And I don’t have to remind NJWILDBEAUTY readers, that the Pole Farm is a preserve.  That courageous people fought long and hard to save most of that land, to give it over to the wild creatures whose whom it rightfully is.  To be EVER VIGILANT in terms of advocating and paying preservation, stewardship.  To prevent PIPELINES!

Nature is essential.  We are part of nature.  In this Anthropocene Era, we ARE “The Sixth Extinction.”  We turned that around re peregrines, osprey, eagles and condors.

All that it takes, for evil to happen, is for good people to do nothing!”  NEVER FORGET!

Advertisements

Way of the Short-Ears

A new poem, imagining an owlquest later than this one — “Come with me…”

These magnificent images of short-eared owls, we owe to the superb fine art photographer, Brenda Jones.  You will see her masterpieces on the information panels at Lawrenceville’s Pole Farm Preserve.

Short-eared Owl white coloration

Short-Eared Owl of Pole Farm, by Brenda Jones

 

come, take my hand

wrapped well, and sporting headlamps

set out for pale broad fields

where ghostly ones rise each evening

from winter weeds

 

this sky’s occluded

–if there’s a North Star

I can’t find it

let alone Orion with his dazzle-belt

which may be good for all the hunting birds

 

the wind’s dropped

so it might be easier for them

to listen for the rustle of voles

 

parking just beyond

the preserve’s locked gate

we thread our way by wooded paths

known so well by day

 

each with our own hand light, tonight,

seeking owl eyes

 

CAROLYN FOOTE EDELMANN

January 2017

 

short-eared-owl-profile-pole-farm-brenda-jones

Short-eared Owl at Sunset by Brenda Jones, taken at the Pole Farm, Lawrenceville

 

Slouching toward tomorrow…

https://i0.wp.com/www.shorpy.com/files/images/31229u.preview.jpg

Adams Statue, Washington, D.C., by Augustus Saint Gaudens

Popularly known as “Grief”

Great Consolation for Eleanor Roosevelt in Major Family Tragedies of Her Life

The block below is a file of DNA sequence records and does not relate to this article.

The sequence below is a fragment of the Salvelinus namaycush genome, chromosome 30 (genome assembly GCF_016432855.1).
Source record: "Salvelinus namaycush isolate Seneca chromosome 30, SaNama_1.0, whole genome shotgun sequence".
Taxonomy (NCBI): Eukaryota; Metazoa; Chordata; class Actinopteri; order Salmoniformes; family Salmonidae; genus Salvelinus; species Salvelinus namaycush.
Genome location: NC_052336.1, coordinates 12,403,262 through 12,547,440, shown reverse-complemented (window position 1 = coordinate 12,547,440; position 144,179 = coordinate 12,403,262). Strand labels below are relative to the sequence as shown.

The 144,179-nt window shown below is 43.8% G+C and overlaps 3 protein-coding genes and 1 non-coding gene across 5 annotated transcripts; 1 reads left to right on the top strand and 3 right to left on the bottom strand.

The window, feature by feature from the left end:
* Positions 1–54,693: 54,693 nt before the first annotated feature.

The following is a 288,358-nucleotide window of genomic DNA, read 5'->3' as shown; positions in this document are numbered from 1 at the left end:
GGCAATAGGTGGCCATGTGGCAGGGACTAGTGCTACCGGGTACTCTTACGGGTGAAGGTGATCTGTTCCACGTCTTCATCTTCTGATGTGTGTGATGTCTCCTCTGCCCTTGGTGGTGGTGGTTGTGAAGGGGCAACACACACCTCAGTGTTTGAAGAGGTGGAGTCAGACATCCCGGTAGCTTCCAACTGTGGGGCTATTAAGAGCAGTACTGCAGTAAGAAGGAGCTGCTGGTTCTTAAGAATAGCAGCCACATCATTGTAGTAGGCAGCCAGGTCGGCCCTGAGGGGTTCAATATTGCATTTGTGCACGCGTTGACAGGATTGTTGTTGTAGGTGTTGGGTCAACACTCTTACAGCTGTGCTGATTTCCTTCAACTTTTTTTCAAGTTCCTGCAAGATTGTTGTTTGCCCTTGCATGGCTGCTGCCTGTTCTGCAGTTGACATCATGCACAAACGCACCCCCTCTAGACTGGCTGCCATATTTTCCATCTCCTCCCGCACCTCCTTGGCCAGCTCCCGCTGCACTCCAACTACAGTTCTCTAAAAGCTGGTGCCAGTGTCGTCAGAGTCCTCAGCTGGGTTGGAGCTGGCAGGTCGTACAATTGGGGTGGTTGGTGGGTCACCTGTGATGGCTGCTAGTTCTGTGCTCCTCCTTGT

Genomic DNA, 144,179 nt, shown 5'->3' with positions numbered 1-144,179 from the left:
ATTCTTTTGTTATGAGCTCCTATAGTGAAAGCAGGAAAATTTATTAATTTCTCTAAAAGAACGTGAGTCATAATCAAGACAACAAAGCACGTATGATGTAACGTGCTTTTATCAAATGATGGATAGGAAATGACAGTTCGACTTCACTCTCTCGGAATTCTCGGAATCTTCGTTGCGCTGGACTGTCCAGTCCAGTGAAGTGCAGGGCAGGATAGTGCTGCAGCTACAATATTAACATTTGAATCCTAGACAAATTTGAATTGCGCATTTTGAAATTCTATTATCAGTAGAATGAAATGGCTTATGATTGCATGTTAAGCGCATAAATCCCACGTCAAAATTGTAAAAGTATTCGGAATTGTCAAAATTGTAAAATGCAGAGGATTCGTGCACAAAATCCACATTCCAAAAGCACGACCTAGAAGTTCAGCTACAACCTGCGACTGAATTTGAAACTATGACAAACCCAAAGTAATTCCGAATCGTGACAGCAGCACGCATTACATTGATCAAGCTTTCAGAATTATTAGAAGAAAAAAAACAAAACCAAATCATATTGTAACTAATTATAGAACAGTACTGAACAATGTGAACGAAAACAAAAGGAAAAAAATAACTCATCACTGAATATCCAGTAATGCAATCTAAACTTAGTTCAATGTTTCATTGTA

But IS there any consolation for me, for us, for environmentalists, for the Planet?

***

I have so many beautiful new nature experiences to share.

Marvelous examples of fellowship, usually wrapped in nature.

Luminous times – whether with the short-eared owls of the Pole Farm just now, or savoring Epiphany’s King’s Cake with Janet Black and Jeanette Hooban, when Janet was out here from Manhattan for her Epiphany birthday celebration.

But I cannot rhapsodize.  Not even Nature herself blinds me to the horrors of tomorrow, January 20, 2017.  Doomsday to me; and, I fear, to the Planet itself, to Mother Nature herself.

My new pictures will remain in their files

Recent epiphanies will not be shared.

Instead, I offer the only poem that comes to mind — written in 1919, on the hem of the First World War — which I always thought was looking back into time — which turns out to have been prophecy.

William Butler Yeats (1865-1939)

THE SECOND COMING

Turning and turning in the widening gyre
The falcon cannot hear the falconer;
Things fall apart; the centre cannot hold;
Mere anarchy is loosed upon the world,
The blood-dimmed tide is loosed, and everywhere
The ceremony of innocence is drowned;
The best lack all conviction, while the worst
Are full of passionate intensity.

Surely some revelation is at hand;
Surely the Second Coming is at hand.
The Second Coming! Hardly are those words out
When a vast image out of Spiritus Mundi
Troubles my sight: a waste of desert sand;
A shape with lion body and the head of a man,
A gaze blank and pitiless as the sun,
Is moving its slow thighs, while all about it
Wind shadows of the indignant desert birds.

The darkness drops again but now I know
That twenty centuries of stony sleep
Were vexed to nightmare by a rocking cradle,
And what rough beast, its hour come round at last,
Slouches towards Bethlehem to be born?